- Michael Kors reported better than expected earnings this morning, but gave weaker Q2 guidance.
- Revenue growth has been prodigious and its international strategy is clearly successful.
- Management has a past of giving conservative guidance.
Michael Kors (NYSE:KORS) reported better than expected earnings, however, it has sold off this morning, as it gave weak guidance. For the quarter, Kors earned $0.91 per share on revenue of $919.2 million, handily beating the estimates of $0.81 per share and $851.66 million in revenue. Further, comparable store sales grew a prodigious 24.2%. Nonetheless, despite raising its full year guidance, its second quarter guidance was tempered and investors subsequently sold off the shares.
KORS data by YCharts
Michael Kors' positive quarter was summed up well by CEO John Idol:
"Our Fiscal 2015 first quarter earnings results demonstrate the strong momentum in our brand across North America, Europe and Asia. Our success in establishing Michael Kors as a global luxury lifestyle brand is grounded in Michael's vision for design and the aspirational jet-set luxury experience we offer our customers."
Source: Press Release
During the quarter, revenue increased an incredible 43.4% buoyed by comparable store sales growing 24.2% y/y. Moreover, gross profit as a percentage of total revenue increased to 62.2% from 62.0% in the same period last year. Although the North America segment appears to be saturating to a degree, with comparable store sales growth of 18.7%, its international sales have been growing tremendously. In Europe, revenue grew 128%, with comparable store sales expanding a staggering 54.2%. In Japan revenue increased 89% due to comparable store sales growing 48.8%.
The main negative from the report is that promotional activities, a euphemism for acute competition hurting margins, resulted in operating income falling to 30.1% of total revenue, which is down from 30.8% in the same period last year. Previously margins were expanding each quarter, so this deterioration has investors worried that cracks are forming and that this may be just the beginning of further margin deterioration. However, margins did not fall much and are still at a premium level. Michael Kors has a strong brand and that should prevent margins from falling much further.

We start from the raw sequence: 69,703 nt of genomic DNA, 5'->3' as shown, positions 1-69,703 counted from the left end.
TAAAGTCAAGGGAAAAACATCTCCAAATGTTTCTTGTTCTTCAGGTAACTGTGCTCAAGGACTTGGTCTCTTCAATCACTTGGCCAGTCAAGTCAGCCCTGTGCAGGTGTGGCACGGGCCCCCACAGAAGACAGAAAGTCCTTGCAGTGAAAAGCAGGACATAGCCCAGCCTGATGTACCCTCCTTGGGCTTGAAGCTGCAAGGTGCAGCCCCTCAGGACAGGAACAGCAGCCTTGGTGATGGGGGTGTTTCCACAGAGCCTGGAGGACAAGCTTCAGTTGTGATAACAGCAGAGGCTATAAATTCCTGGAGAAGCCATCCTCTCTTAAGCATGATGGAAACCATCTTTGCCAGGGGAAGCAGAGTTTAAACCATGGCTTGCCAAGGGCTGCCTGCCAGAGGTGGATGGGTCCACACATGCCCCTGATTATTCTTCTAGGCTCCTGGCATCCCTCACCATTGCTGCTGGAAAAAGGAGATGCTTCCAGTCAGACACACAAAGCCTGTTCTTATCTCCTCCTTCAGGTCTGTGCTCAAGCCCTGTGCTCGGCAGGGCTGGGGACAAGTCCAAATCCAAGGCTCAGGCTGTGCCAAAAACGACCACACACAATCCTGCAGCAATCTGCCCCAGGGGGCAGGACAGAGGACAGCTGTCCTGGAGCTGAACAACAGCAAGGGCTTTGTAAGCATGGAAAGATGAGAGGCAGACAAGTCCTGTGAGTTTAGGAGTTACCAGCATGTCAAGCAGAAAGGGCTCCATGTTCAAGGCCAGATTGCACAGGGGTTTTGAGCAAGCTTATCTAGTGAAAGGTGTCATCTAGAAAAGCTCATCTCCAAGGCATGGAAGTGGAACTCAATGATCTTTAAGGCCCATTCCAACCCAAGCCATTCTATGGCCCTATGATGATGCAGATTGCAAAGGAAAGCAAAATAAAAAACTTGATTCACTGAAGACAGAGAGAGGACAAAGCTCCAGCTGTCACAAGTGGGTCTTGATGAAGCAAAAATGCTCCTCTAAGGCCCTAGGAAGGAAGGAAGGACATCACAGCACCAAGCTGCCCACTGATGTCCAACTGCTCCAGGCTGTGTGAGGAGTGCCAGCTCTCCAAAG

During the second quarter, management guided for revenue of $950 million to $960 million and EPS falling to $0.85 to $0.87. This guidance falls below consensus estimates of EPS of $0.89 and revenue of $959.47 million. However, for the full-year, Kors raised its revenue estimate from $4 billion - $4.1 billion to $4.25 billion - $4.35 billion. Moreover, the company boosted EPS guidance from $3.85 - $3.91 to $4.00 - $4.05. Although analysts were expecting lower revenue of $4.2 billion, they estimated EPS being stronger at $3.96, and that lack of EPS growth is the crux of the reason for the sell-off this morning.
With the sell-off following the earnings release, Kors trades at an all-time low with respect to its price to earnings ratio and near its all-time low on a price to sales basis. The company has a history of giving conservative guidance. In May, Kors forecasted $0.78 to $0.80 EPS on revenue of $840 million to $850 million, but handily beat its forecast. Michael Kors' international strategy success is apparent with triple-digit growth in Europe. With Kors still being relatively small with less than $1 billion in quarterly revenue, the opportunity to continue growing is evident. Myopic investors are giving you an opportunity to accumulate shares at this discounted level.
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